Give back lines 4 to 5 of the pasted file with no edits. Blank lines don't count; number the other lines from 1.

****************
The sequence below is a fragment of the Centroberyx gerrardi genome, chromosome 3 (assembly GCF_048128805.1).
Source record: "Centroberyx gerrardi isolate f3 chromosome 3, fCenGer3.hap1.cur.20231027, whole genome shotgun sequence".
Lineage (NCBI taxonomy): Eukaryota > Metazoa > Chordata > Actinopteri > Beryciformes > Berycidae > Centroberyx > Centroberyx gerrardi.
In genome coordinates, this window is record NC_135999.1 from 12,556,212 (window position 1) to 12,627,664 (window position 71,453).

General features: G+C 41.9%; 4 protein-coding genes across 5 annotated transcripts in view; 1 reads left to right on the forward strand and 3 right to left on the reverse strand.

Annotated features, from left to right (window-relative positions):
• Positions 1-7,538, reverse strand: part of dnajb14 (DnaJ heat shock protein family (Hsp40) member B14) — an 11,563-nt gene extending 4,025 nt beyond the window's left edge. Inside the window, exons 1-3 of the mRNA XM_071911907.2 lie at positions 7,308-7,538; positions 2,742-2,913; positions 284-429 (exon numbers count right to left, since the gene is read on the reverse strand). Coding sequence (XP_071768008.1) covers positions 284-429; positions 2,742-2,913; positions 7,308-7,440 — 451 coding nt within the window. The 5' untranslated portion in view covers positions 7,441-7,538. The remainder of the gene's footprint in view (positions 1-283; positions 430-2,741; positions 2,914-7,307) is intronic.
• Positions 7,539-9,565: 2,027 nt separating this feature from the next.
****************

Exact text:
In genome coordinates, this window is record NC_135999.1 from 12,556,212 (window position 1) to 12,627,664 (window position 71,453).

General features: G+C 41.9%; 4 protein-coding genes across 5 annotated transcripts in view; 1 reads left to right on the forward strand and 3 right to left on the reverse strand.